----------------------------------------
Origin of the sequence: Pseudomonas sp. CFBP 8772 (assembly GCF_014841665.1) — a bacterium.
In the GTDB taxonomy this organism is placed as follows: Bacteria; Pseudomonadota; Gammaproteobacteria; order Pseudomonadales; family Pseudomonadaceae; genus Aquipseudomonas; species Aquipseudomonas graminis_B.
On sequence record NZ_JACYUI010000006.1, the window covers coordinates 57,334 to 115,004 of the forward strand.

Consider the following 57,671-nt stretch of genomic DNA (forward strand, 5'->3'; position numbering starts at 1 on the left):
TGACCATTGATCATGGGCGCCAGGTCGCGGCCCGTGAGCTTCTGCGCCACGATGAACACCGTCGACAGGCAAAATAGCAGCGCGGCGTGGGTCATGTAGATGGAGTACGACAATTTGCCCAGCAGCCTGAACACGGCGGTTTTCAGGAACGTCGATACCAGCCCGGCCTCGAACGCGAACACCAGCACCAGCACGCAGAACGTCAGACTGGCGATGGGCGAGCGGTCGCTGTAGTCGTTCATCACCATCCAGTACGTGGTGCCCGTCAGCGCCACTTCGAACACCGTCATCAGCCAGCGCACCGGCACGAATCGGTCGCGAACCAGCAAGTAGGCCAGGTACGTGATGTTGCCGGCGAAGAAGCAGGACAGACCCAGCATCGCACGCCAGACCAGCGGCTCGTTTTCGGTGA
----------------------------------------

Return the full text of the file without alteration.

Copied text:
Origin of the sequence: Pseudomonas sp. CFBP 8772 (assembly GCF_014841665.1) — a bacterium.
In the GTDB taxonomy this organism is placed as follows: Bacteria; Pseudomonadota; Gammaproteobacteria; order Pseudomonadales; family Pseudomonadaceae; genus Aquipseudomonas; species Aquipseudomonas graminis_B.
On sequence record NZ_JACYUI010000006.1, the window covers coordinates 57,334 to 115,004 of the forward strand.

Consider the following 57,671-nt stretch of genomic DNA (forward strand, 5'->3'; position numbering starts at 1 on the left):
TGACCATTGATCATGGGCGCCAGGTCGCGGCCCGTGAGCTTCTGCGCCACGATGAACACCGTCGACAGGCAAAATAGCAGCGCGGCGTGGGTCATGTAGATGGAGTACGACAATTTGCCCAGCAGCCTGAACACGGCGGTTTTCAGGAACGTCGATACCAGCCCGGCCTCGAACGCGAACACCAGCACCAGCACGCAGAACGTCAGACTGGCGATGGGCGAGCGGTCGCTGTAGTCGTTCATCACCATCCAGTACGTGGTGCCCGTCAGCGCCACTTCGAACACCGTCATCAGCCAGCGCACCGGCACGAATCGGTCGCGAACCAGCAAGTAGGCCAGGTACGTGATGTTGCCGGCGAAGAAGCAGGACAGACCCAGCATCGCACGCCAGACCAGCGGCTCGTTTTCGGTGA